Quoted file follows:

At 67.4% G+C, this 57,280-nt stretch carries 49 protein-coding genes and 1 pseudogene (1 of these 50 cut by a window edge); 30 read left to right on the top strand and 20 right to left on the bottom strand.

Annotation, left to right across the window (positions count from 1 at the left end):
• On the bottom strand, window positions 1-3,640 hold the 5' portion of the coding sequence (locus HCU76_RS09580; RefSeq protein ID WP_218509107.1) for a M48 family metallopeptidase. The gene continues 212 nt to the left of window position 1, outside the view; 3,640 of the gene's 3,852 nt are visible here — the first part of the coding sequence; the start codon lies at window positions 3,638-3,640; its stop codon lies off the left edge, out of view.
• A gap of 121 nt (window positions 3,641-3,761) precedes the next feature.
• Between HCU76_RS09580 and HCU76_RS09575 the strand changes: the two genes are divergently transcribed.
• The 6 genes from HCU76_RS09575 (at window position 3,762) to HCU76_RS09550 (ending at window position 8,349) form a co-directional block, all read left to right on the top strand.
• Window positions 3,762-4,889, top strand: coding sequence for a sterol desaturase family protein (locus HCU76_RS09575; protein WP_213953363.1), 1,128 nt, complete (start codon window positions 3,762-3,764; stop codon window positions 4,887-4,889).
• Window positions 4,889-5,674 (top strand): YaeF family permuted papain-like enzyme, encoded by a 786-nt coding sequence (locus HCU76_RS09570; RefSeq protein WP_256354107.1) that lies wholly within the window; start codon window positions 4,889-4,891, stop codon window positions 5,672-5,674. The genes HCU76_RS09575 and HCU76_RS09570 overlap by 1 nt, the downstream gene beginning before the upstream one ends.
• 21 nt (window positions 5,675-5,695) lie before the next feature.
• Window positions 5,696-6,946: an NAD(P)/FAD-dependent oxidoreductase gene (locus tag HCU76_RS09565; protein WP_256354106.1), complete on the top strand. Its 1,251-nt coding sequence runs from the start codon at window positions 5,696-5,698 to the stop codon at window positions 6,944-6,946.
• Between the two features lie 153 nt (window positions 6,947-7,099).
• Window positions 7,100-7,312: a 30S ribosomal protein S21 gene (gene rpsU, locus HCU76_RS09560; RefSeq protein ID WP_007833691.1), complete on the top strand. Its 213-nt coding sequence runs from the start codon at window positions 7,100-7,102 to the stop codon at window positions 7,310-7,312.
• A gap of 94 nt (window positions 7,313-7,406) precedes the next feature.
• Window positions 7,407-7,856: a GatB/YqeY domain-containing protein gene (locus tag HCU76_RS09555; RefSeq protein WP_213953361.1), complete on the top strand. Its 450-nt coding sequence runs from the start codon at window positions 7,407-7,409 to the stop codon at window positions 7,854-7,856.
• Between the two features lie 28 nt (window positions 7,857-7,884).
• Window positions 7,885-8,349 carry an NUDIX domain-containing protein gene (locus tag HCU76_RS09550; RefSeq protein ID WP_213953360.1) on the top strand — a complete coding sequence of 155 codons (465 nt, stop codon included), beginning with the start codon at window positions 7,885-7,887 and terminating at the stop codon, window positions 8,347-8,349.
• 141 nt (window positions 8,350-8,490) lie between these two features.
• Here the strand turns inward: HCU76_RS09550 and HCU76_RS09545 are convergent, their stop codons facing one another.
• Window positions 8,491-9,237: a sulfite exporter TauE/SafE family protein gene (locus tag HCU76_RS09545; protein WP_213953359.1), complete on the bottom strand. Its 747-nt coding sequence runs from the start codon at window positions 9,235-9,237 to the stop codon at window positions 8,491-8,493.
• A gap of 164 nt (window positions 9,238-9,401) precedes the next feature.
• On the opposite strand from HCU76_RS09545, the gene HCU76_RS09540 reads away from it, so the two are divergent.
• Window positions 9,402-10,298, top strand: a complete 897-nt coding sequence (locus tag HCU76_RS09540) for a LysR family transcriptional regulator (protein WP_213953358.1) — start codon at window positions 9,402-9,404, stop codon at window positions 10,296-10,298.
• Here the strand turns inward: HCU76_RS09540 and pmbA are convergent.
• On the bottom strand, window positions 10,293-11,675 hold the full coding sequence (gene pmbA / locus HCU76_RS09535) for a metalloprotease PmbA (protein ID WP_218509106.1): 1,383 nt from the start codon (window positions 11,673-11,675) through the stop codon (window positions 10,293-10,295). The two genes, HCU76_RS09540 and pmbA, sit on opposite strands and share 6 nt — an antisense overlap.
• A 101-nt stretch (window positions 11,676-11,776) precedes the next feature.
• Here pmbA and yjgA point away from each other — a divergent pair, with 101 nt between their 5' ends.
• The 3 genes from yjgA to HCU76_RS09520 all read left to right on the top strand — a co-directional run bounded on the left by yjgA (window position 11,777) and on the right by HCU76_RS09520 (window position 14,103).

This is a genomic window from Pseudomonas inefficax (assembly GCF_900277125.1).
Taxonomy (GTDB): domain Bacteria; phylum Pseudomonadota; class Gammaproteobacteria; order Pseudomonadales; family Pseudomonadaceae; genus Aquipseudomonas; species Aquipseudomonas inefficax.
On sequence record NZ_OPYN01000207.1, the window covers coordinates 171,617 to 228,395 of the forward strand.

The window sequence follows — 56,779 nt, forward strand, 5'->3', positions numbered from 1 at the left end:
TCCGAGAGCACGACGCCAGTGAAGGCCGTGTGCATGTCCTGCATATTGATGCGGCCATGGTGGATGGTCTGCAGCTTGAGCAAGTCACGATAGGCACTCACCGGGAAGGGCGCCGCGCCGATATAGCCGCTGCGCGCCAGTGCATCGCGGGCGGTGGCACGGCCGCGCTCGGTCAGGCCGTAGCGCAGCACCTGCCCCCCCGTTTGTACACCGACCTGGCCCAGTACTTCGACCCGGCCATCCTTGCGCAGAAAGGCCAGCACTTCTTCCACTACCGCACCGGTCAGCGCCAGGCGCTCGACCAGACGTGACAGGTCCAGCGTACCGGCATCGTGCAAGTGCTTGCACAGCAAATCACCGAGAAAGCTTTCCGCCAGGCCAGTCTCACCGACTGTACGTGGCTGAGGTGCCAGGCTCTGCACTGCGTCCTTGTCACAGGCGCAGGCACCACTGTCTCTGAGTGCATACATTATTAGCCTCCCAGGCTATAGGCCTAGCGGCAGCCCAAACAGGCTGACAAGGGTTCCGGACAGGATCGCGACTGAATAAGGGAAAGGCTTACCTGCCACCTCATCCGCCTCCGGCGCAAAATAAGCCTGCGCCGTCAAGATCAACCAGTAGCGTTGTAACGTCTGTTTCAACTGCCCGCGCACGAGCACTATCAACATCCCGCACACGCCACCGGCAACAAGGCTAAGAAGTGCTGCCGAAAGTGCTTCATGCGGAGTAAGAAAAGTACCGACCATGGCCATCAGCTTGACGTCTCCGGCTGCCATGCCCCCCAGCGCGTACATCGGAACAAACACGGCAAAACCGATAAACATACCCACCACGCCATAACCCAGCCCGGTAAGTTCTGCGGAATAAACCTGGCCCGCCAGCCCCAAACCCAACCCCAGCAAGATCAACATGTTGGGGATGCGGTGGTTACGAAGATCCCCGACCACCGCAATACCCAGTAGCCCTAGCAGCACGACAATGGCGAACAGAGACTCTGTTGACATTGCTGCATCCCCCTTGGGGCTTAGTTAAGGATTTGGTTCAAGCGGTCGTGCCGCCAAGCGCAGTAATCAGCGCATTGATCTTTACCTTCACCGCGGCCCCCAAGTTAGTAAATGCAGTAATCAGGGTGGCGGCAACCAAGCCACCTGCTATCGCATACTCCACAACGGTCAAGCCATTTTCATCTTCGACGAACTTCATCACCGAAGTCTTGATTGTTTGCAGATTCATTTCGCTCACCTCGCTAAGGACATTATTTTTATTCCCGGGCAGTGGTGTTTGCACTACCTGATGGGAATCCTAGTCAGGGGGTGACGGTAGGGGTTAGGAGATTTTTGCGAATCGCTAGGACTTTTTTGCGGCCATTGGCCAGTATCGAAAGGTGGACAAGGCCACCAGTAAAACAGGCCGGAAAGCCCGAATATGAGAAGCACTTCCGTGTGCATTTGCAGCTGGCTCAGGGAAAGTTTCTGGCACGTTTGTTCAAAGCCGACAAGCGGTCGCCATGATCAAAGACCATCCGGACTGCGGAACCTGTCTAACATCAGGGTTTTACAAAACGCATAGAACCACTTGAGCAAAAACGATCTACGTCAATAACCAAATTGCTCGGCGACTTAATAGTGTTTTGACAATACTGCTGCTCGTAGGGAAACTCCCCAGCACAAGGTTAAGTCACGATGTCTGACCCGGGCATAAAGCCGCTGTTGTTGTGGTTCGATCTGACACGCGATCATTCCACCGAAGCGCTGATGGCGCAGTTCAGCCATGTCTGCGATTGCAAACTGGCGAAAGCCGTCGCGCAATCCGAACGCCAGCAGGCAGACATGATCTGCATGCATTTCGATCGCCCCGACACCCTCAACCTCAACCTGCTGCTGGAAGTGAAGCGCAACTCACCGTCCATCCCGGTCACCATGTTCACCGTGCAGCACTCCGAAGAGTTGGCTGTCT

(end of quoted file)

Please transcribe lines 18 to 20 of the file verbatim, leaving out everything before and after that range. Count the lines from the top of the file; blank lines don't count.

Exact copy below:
• Here the strand turns inward: HCU76_RS09550 and HCU76_RS09545 are convergent, their stop codons facing one another.
• Window positions 8,491-9,237: a sulfite exporter TauE/SafE family protein gene (locus tag HCU76_RS09545; protein WP_213953359.1), complete on the bottom strand. Its 747-nt coding sequence runs from the start codon at window positions 9,235-9,237 to the stop codon at window positions 8,491-8,493.
• A gap of 164 nt (window positions 9,238-9,401) precedes the next feature.